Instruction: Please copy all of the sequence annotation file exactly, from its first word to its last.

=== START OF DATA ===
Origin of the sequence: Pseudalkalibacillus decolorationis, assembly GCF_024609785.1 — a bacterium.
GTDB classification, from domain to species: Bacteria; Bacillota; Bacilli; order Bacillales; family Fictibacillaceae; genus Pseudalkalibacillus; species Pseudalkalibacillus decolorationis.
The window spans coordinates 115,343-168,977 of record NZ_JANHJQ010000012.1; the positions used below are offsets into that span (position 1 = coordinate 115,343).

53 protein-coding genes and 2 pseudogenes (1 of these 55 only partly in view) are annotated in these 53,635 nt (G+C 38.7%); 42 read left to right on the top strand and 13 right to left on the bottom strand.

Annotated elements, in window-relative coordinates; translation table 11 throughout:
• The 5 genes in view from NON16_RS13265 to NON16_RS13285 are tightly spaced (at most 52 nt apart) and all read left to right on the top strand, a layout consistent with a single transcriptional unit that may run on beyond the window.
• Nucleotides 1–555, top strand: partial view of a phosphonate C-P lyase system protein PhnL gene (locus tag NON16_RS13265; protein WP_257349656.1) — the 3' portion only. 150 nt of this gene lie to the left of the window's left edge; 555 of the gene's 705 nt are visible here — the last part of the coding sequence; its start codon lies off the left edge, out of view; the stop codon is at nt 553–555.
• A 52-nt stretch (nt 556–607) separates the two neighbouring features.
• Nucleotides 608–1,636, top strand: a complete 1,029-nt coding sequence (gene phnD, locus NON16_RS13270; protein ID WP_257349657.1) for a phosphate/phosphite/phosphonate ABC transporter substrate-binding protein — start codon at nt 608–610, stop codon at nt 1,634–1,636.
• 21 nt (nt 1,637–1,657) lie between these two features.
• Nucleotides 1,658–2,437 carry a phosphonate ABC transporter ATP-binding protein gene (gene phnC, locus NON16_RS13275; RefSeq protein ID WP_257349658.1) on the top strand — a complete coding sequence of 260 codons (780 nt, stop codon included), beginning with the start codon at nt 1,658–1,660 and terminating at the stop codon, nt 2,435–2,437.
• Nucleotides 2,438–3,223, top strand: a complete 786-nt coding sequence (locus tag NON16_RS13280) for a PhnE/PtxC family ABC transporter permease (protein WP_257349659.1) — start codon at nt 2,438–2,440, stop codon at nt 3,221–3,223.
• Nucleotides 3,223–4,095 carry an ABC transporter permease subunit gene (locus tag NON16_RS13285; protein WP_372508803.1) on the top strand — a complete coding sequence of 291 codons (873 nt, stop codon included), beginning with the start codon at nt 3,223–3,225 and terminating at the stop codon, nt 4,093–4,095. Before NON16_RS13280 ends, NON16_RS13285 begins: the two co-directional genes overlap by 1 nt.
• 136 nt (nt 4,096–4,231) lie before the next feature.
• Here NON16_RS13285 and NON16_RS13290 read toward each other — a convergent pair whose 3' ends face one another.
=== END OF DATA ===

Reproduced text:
Origin of the sequence: Pseudalkalibacillus decolorationis, assembly GCF_024609785.1 — a bacterium.
GTDB classification, from domain to species: Bacteria; Bacillota; Bacilli; order Bacillales; family Fictibacillaceae; genus Pseudalkalibacillus; species Pseudalkalibacillus decolorationis.
The window spans coordinates 115,343-168,977 of record NZ_JANHJQ010000012.1; the positions used below are offsets into that span (position 1 = coordinate 115,343).

53 protein-coding genes and 2 pseudogenes (1 of these 55 only partly in view) are annotated in these 53,635 nt (G+C 38.7%); 42 read left to right on the top strand and 13 right to left on the bottom strand.

Annotated elements, in window-relative coordinates; translation table 11 throughout:
• The 5 genes in view from NON16_RS13265 to NON16_RS13285 are tightly spaced (at most 52 nt apart) and all read left to right on the top strand, a layout consistent with a single transcriptional unit that may run on beyond the window.
• Nucleotides 1–555, top strand: partial view of a phosphonate C-P lyase system protein PhnL gene (locus tag NON16_RS13265; protein WP_257349656.1) — the 3' portion only. 150 nt of this gene lie to the left of the window's left edge; 555 of the gene's 705 nt are visible here — the last part of the coding sequence; its start codon lies off the left edge, out of view; the stop codon is at nt 553–555.
• A 52-nt stretch (nt 556–607) separates the two neighbouring features.
• Nucleotides 608–1,636, top strand: a complete 1,029-nt coding sequence (gene phnD, locus NON16_RS13270; protein ID WP_257349657.1) for a phosphate/phosphite/phosphonate ABC transporter substrate-binding protein — start codon at nt 608–610, stop codon at nt 1,634–1,636.
• 21 nt (nt 1,637–1,657) lie between these two features.
• Nucleotides 1,658–2,437 carry a phosphonate ABC transporter ATP-binding protein gene (gene phnC, locus NON16_RS13275; RefSeq protein ID WP_257349658.1) on the top strand — a complete coding sequence of 260 codons (780 nt, stop codon included), beginning with the start codon at nt 1,658–1,660 and terminating at the stop codon, nt 2,435–2,437.
• Nucleotides 2,438–3,223, top strand: a complete 786-nt coding sequence (locus tag NON16_RS13280) for a PhnE/PtxC family ABC transporter permease (protein WP_257349659.1) — start codon at nt 2,438–2,440, stop codon at nt 3,221–3,223.
• Nucleotides 3,223–4,095 carry an ABC transporter permease subunit gene (locus tag NON16_RS13285; protein WP_372508803.1) on the top strand — a complete coding sequence of 291 codons (873 nt, stop codon included), beginning with the start codon at nt 3,223–3,225 and terminating at the stop codon, nt 4,093–4,095. Before NON16_RS13280 ends, NON16_RS13285 begins: the two co-directional genes overlap by 1 nt.
• 136 nt (nt 4,096–4,231) lie before the next feature.
• Here NON16_RS13285 and NON16_RS13290 read toward each other — a convergent pair whose 3' ends face one another.